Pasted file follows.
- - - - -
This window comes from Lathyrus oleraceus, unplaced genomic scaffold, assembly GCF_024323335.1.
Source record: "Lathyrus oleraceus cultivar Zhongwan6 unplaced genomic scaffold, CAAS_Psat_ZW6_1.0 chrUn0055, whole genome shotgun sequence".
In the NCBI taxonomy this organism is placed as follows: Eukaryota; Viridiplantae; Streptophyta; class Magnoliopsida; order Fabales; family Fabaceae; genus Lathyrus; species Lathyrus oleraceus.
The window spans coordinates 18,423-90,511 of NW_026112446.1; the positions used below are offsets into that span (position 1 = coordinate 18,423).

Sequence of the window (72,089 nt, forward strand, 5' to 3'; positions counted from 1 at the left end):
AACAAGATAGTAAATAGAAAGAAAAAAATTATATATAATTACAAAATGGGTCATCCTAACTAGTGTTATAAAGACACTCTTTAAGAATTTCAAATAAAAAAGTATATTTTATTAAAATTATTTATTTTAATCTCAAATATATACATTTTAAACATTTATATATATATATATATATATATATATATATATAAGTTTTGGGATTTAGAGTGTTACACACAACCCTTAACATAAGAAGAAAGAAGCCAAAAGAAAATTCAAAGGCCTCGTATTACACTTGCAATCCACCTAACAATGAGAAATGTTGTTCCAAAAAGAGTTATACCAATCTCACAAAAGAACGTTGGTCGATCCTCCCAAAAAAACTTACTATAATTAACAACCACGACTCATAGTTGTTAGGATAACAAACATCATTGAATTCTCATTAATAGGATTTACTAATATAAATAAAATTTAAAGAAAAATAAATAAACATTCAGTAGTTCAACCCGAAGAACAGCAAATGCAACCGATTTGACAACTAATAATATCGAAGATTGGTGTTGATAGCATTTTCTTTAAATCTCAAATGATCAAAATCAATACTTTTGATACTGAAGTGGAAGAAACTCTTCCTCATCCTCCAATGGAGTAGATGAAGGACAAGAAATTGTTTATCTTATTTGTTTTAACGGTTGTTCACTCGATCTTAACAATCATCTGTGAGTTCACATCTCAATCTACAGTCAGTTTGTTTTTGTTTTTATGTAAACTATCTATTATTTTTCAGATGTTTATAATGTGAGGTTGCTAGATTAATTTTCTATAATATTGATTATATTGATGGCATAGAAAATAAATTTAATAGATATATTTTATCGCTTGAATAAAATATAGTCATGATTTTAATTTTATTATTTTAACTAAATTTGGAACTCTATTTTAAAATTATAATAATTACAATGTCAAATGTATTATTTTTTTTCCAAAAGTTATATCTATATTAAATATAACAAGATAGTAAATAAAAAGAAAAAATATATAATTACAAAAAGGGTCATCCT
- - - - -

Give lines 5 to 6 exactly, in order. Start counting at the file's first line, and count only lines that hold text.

Sequence of the window (72,089 nt, forward strand, 5' to 3'; positions counted from 1 at the left end):
AACAAGATAGTAAATAGAAAGAAAAAAATTATATATAATTACAAAATGGGTCATCCTAACTAGTGTTATAAAGACACTCTTTAAGAATTTCAAATAAAAAAGTATATTTTATTAAAATTATTTATTTTAATCTCAAATATATACATTTTAAACATTTATATATATATATATATATATATATATATATATAAGTTTTGGGATTTAGAGTGTTACACACAACCCTTAACATAAGAAGAAAGAAGCCAAAAGAAAATTCAAAGGCCTCGTATTACACTTGCAATCCACCTAACAATGAGAAATGTTGTTCCAAAAAGAGTTATACCAATCTCACAAAAGAACGTTGGTCGATCCTCCCAAAAAAACTTACTATAATTAACAACCACGACTCATAGTTGTTAGGATAACAAACATCATTGAATTCTCATTAATAGGATTTACTAATATAAATAAAATTTAAAGAAAAATAAATAAACATTCAGTAGTTCAACCCGAAGAACAGCAAATGCAACCGATTTGACAACTAATAATATCGAAGATTGGTGTTGATAGCATTTTCTTTAAATCTCAAATGATCAAAATCAATACTTTTGATACTGAAGTGGAAGAAACTCTTCCTCATCCTCCAATGGAGTAGATGAAGGACAAGAAATTGTTTATCTTATTTGTTTTAACGGTTGTTCACTCGATCTTAACAATCATCTGTGAGTTCACATCTCAATCTACAGTCAGTTTGTTTTTGTTTTTATGTAAACTATCTATTATTTTTCAGATGTTTATAATGTGAGGTTGCTAGATTAATTTTCTATAATATTGATTATATTGATGGCATAGAAAATAAATTTAATAGATATATTTTATCGCTTGAATAAAATATAGTCATGATTTTAATTTTATTATTTTAACTAAATTTGGAACTCTATTTTAAAATTATAATAATTACAATGTCAAATGTATTATTTTTTTTCCAAAAGTTATATCTATATTAAATATAACAAGATAGTAAATAAAAAGAAAAAATATATAATTACAAAAAGGGTCATCCT